Every baptized Lutheran is a “born-again Christian.” And since that’s who we are, Luther said we are to start living that way—living our baptisms (Book of Concord, pages 359-360).


The righteousness of God is not something God is, but what he does to us—he makes us righteous (LW, Vol. 34, pages 336-337). Luther tells us that this insight is the essence of the spiritual experience that changed his life, the famed “Tower Experience.”


Luther often said justification involves a pronouncement by God, declaring us sinners righteous (LW, Vol. 25, page 46). But more frequently he compares justification to a marriage. We receive all that Christ has in the marriage, and having his love and righteousness qualifies us for salvation and makes us more loving in faith (LW, Vol. 44, pages 26-27).


Luther wanted us to be sure that Christ’s work is  “for us” (LW, Vol. 34). But the strength of one’s faith is not his hang-up. Even a weak faith saves, Luther said (LW, 12:262). In fact, when it comes to salvation, we’re passive—getters, not givers (LW, Vol. 52).


The reformer also taught that we can’t even believe on our own—it takes the Spirit, who gives us faith (The Small Catechism, II.III.6). Lutherans are, in fact, big on the Spirit, believing that the Spirit is active in every aspect of our lives. Every good idea we have is a work of the Spirit, who sets us on fire, Luther said (LW, Vol. 24, pages 130, 89; Complete Sermons, Vol. 3/1, page 188). 


But grace isn’t cheap for Luther! Christ’s love starts moving us to do good like a spouse’s love moves us to faithfulness to our marriage vows (LW, Vol. 44, pages 26-27). We’re so filled up with the goodness God pours into us that we can’t help but spill out to others (LW, Vol. 31, page 367).


Indeed, Luther said we’re so filled up with God’s goodness that it’s as if we were intoxicated with him, doing the bidding of God and the Spirit without being in control of ourselves (LW, Vol. 31, page 349).


Good works transpire without our willing them, like a good tree can’t help but produce good fruit (LW, Vol. 34, page 111). Faith is such a busy thing, Luther added, that it’s impossible for the faithful not to be doing good works (LW, Vol. 35, page 370).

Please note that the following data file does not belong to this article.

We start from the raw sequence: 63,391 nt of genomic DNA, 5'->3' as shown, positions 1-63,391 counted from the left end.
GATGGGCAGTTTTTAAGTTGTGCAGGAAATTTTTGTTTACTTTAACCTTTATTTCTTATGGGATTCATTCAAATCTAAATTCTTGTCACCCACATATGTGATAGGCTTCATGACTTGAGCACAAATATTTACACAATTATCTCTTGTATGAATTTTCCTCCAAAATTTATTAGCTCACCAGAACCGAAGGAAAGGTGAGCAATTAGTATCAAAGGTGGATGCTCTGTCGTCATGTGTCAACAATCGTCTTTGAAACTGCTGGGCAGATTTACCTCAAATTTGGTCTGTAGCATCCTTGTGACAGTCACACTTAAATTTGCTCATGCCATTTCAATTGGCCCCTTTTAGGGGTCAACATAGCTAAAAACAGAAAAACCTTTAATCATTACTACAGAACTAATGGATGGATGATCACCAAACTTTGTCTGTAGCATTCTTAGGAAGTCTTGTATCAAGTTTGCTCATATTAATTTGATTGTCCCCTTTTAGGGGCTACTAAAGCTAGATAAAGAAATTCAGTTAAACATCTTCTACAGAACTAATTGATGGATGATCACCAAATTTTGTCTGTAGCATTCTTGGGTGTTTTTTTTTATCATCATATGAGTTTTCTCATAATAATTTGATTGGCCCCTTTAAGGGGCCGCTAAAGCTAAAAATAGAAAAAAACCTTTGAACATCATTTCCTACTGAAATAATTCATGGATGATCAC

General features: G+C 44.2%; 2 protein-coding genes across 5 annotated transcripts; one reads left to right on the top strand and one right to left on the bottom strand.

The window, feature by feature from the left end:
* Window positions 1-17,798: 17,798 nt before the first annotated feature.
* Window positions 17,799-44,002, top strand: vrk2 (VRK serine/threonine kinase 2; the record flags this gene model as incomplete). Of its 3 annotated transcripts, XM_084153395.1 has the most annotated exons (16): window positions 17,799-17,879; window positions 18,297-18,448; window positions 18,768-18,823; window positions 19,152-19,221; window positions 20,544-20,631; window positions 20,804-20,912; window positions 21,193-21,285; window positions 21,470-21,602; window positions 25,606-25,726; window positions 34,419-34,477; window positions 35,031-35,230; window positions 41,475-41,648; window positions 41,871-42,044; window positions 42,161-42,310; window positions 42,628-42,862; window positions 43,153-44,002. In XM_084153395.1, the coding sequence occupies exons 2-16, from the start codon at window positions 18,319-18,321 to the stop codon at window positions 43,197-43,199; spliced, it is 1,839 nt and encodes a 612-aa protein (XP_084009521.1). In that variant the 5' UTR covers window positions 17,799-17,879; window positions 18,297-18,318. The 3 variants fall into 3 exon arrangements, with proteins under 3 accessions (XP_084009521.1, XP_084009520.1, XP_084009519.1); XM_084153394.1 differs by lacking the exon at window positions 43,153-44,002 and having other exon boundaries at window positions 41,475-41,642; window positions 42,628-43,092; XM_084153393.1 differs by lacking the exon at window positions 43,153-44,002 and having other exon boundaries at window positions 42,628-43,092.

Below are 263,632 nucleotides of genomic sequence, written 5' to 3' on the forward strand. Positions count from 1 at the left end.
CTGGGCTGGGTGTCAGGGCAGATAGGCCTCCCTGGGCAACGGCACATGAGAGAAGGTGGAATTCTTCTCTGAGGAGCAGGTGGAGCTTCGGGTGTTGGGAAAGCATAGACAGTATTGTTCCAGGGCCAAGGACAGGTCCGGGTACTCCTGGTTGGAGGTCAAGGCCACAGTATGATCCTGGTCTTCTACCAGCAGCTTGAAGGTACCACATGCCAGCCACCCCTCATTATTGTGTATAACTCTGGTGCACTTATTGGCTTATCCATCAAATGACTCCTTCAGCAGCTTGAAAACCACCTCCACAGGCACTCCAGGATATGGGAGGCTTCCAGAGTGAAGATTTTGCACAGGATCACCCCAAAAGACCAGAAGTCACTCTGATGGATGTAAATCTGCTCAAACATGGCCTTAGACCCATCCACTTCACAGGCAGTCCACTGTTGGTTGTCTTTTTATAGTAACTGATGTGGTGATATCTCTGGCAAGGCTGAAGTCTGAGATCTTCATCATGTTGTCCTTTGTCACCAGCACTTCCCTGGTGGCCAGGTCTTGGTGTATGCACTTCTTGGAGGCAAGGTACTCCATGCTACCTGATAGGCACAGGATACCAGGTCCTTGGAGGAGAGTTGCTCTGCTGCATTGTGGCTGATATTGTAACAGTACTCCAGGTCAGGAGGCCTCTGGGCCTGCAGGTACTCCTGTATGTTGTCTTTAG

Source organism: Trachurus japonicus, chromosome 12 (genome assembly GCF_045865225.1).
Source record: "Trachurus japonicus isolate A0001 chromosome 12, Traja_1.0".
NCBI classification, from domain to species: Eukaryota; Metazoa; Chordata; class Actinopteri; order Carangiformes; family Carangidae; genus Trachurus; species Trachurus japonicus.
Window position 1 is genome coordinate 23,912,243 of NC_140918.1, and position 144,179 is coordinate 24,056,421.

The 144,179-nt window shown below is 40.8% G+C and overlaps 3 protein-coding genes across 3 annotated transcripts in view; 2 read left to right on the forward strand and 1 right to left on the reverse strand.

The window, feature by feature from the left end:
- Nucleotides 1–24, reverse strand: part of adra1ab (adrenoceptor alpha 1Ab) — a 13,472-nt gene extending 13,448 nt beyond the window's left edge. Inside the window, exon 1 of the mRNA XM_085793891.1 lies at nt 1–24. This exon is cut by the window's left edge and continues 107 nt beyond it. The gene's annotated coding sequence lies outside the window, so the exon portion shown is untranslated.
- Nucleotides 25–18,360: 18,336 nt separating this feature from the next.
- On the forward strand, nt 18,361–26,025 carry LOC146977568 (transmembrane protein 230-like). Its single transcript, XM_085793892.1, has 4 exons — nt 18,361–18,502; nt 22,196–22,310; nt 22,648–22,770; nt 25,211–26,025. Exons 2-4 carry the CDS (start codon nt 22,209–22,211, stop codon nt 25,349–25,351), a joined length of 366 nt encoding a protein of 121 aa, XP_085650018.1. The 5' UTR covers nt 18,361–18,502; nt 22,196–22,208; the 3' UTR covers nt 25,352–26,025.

Luther taught that the Christian life is “hidden,” that one can’t judge Christians by their lifestyles, and that sometimes non-Christians will do more external good deeds than the faithful (LW, Vol. 26, 376). God himself acts in hidden and surprising ways, as he did with Jesus on the cross (LW, Vol. 31, page 39).


God is so in control that the good we do is really God’s work (LW, Vol. 34, page 111). We’re nothing but the hands of Christ, Luther asserted (LW, Vol. 24, page 226). In the good we do, we are just “little Christs” to each other (LW, Vol. 31, pages 367-368).


Living as “little Christs” entails life having afree, easy quality, filled with happiness (even when plagued with the suffering that comes from being Christian) (LW, Vol. 24, page 230; Complete Sermons, Vol. 3/2, page 257). That’s why Luther wants us to look at our jobs as good things—a chance (or “mask”) to serve God and other people (LW, Vol. 35, pages 40-41).


Luther knows that sometimes we can be  our own worst enemy. That’s why he said Christ takes us away from ourselves, making us dependent on what is outside ourselves (LW, Vol. 26, page 387). The righteousness of God given to us is external or alien, not something that is in us or belongs to us (LW, Vol. 31, page 297).


The reformer didn’t teach universal salvation, insisting that we must have faith. But he expressed an openness to hoping for the salvation of all, that God might give the gift of salvation to all, even in death (LW, Vol. 43, page 54).  


We sin in everything we do because everything we do is inspired by selfishness (Luther calls this “concupiscence”). The best we can do is sin bravely—confess we are sinning in all we do and yet seek to do God’s will anyway (LW, Vol. 48, pages 281-282).


Even when we do good, we act in selfish ways (LW, Vol. 33, pages 263-264). We are free: The law and failure to do works can’t condemn us (LW, Vol. 31, page 356). But we are also free from the law in the sense that we may break the law to do good (Complete Sermons, Vol. 3/1, page 166). 


While the reformer read the Bible critically (LW, Vol. 34, page 317), at times he referred to Scripture as “inerrant” (Weimar Ausgabe, Vol. 40 III, pages 254, 618). He suggested there are two kinds of word of God in Scripture—the word that has to do with us and our context and the word that does not (LW, Vol. 35, page 170).